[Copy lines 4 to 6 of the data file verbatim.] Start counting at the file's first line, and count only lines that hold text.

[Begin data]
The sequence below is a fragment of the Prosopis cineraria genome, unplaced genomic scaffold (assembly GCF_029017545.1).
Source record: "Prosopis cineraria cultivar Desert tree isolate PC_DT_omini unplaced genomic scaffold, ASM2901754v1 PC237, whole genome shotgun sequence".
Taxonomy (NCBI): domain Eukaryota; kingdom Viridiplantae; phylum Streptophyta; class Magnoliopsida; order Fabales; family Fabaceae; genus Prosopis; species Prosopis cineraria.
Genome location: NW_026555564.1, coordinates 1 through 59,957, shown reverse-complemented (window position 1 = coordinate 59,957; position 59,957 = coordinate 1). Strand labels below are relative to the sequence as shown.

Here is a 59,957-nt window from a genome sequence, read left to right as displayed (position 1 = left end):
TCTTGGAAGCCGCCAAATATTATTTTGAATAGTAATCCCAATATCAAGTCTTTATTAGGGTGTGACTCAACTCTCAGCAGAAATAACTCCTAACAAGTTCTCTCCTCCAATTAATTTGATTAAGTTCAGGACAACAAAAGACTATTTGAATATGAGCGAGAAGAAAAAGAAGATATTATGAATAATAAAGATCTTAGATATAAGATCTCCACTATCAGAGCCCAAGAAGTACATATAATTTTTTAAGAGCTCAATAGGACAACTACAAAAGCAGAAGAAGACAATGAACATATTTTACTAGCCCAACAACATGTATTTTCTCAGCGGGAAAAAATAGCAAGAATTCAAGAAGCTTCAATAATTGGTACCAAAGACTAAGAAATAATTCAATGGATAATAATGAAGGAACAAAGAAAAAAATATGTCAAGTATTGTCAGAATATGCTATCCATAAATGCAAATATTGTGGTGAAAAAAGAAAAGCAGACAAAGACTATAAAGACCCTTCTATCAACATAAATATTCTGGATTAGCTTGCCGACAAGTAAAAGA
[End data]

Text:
Genome location: NW_026555564.1, coordinates 1 through 59,957, shown reverse-complemented (window position 1 = coordinate 59,957; position 59,957 = coordinate 1). Strand labels below are relative to the sequence as shown.

Here is a 59,957-nt window from a genome sequence, read left to right as displayed (position 1 = left end):
TCTTGGAAGCCGCCAAATATTATTTTGAATAGTAATCCCAATATCAAGTCTTTATTAGGGTGTGACTCAACTCTCAGCAGAAATAACTCCTAACAAGTTCTCTCCTCCAATTAATTTGATTAAGTTCAGGACAACAAAAGACTATTTGAATATGAGCGAGAAGAAAAAGAAGATATTATGAATAATAAAGATCTTAGATATAAGATCTCCACTATCAGAGCCCAAGAAGTACATATAATTTTTTAAGAGCTCAATAGGACAACTACAAAAGCAGAAGAAGACAATGAACATATTTTACTAGCCCAACAACATGTATTTTCTCAGCGGGAAAAAATAGCAAGAATTCAAGAAGCTTCAATAATTGGTACCAAAGACTAAGAAATAATTCAATGGATAATAATGAAGGAACAAAGAAAAAAATATGTCAAGTATTGTCAGAATATGCTATCCATAAATGCAAATATTGTGGTGAAAAAAGAAAAGCAGACAAAGACTATAAAGACCCTTCTATCAACATAAATATTCTGGATTAGCTTGCCGACAAGTAAAAGA